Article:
Rant and Rave: Winterfell

We are the captive audience at the mercy of showrunners David Benioff and D.B. Weiss. We know it, they know it. Two years ago, we watched a block of ice melt to get the season seven premiere date. We waited 595 days for season eight.

Warning: Spoilers below

The first episode of Game of Thrones final season finally rolled in with a lack of its trademark action, battles, and shocking deaths—yet viewers did not walk away unsatisfied. The episode, titled Winterfell, focused on putting pieces in place rather than actual conflict. The tension is palpable—and Benioff and Weiss not only know this, but they capitalize on it. Anticipation is the choice of play and they are the gamekeepers.

Absence makes the heart grow fonder…

Despite the time spent setting the stage for the rest of the season, this episode’s masterful orchestration of characters meeting again after years is laudable at the very least—not just because of sentimentality, but because it added nuance to the characters. Maisie Williams’ Arya, in particular, shines. In contrast to season seven’s imbalanced cold-hearted murderous take on her character, the episode shows flashes of an Arya we knew from earlier seasons. The vulnerability and youthful wonder we see in certain crucial moments lends to a nuanced execution of Arya’s story.

Sophie Turner starts off the season with a strong performance as Sansa Stark, whose own reunion with Tyrion highlights her growth.  Sansa’s cutting remark: “I used to think you were the cleverest man alive” drives home to Tyrion and the audience that—though they may both be survivors—Sansa Stark is at the top of her game, and she truly is the force to be reckoned with.

…Or does it?

Not all reunions were happy, though. Many of his people were not pleased to see Jon Snow returning home to the North with a foreign queen instead of a crown.  This is where a possible problem with Jon’s writing lies. Jon, once again, is disregarding politics because he is consumed by the bigger picture: the war against the dead. This has led him to some quite horrific experiences, including his death.

Not everyone gets to be resurrected in Game of Thrones, and for the writers to resurrect Jon only for him to be a static character who makes the same decisions on a grander scale is somehow an injustice to his potential.  He is stagnant—and in a show like Game of Thrones, that is a fate worse than death. Davos, Tyrion, and Varys are also relegated to the sidelines, which is a shame because we all have seen the heights they could elevate scenes to.

A game of tones

Cersei, however, remains delightfully wicked in King’s Landing. In painful contrast to the reunions taking place in Winterfell, she grows more alone every day. The contrast is emphasized even more with the difference in the lighting and space used for Winterfell and the Red Keep: cool tones and airy outdoors for Winterfell to signify openness and underscore the vastness of the Targaryen-Stark alliance, while warm tones and encroaching darkness in the halls of the Red Keep signify Cersei’s isolation. Her scenes could have quickly become a caricature if not for the sheer power of Lena Headey’s acting: her trademark sneer and snark wrapped in pride and vengeance, with just the right amount of fear, clarity, and tragedy to make her endearing.

  The use of wardrobe to denote the characters’ inner turmoil is, as always, exemplary—we see Cersei in her dark armor-like gown, which represents her fear and paranoia. Similarly, we also see Daenerys stand out in the North in her white coat, further driving the point that she is alienated and unwelcome. In contrast, the Starks look like a pack with their matching dark layers and fur cloaks. Through their sartorial choices, we take a glimpse into the characters’ minds and their allegiances.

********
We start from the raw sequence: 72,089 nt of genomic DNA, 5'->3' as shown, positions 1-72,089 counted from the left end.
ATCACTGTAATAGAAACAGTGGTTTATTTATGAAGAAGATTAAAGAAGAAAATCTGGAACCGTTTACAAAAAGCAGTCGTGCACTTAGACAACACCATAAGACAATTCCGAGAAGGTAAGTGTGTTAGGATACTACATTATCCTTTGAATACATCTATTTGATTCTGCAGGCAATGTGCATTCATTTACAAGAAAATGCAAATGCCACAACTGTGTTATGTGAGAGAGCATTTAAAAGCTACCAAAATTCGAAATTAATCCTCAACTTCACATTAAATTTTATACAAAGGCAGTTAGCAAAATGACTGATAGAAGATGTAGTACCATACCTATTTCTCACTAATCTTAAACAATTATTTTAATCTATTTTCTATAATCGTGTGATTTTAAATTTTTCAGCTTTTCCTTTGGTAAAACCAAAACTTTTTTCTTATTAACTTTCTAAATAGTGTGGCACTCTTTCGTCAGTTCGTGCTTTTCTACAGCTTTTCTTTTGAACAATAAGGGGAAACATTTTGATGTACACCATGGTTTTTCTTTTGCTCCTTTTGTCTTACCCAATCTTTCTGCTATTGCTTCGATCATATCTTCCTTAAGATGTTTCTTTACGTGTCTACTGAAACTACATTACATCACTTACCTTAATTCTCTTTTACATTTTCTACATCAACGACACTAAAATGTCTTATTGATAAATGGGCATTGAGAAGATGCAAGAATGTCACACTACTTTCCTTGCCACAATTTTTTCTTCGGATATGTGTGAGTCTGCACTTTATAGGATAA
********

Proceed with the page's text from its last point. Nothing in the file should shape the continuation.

Gone but never forgotten

If there is one thing that Game of Thrones does well, it’s a satisfying payoff. The show knows the emotional investment fans have for these characters’ years-long arcs, and they know that even a subtle scene with callbacks has a sizeable impact on viewers. The start of the episode where Daenerys and Jon are greeted by the people of Winterfell and Arya  is a visual callback to the pilot episode when King Robert and the Lannisters arrived to a similar welcoming committee in Winterfell. Arya’s short and sweet reunions with Jon, Gendry, and the Hound mirror her relationships and classic interactions with them.

Ramin Djawadi’s excellent score is also an underrated tool that tugs on the viewer’s nostalgia as it hits all the right spots in the emotional scenes: The North Remembers is the Stark anthem of sorrow and hope for when Jon meets Bran again, and the foreboding Winter is Here elevates a particular scene between Samwell Tarly and Jon. The payoff is at its best in this much-awaited scene because all the elements have come together well—the score, the haunting shot of Lyanna’s statue in soft focus in the background, and the burden of a secret between the living and the ghosts in the crypts of Winterfell.

As much as we’ve come to marvel at the flashy battles and the impressive CGI dragons, we also know that we stayed for the intricate relationships and harrowing intrigue of Game of Thrones. David Benioff and D.B. Weiss are at their absolute best when they deliver superb scenes with respect to the fans’ emotional commitment to the series and its characters. It’s this unspoken contract that lures viewers into loyalty—and gives the showrunners the room to not rely on pomp alone, but to actually have the courage to end a mostly uneventful episode with a silent stare-off between a one-handed man and a crippled boy—because they know the fans will get it.

And they know we’ll wait with bated breath.

Rating: 3.0/4.0

Glenielle Geraldo Nanglihan

By Glenielle Geraldo Nanglihan

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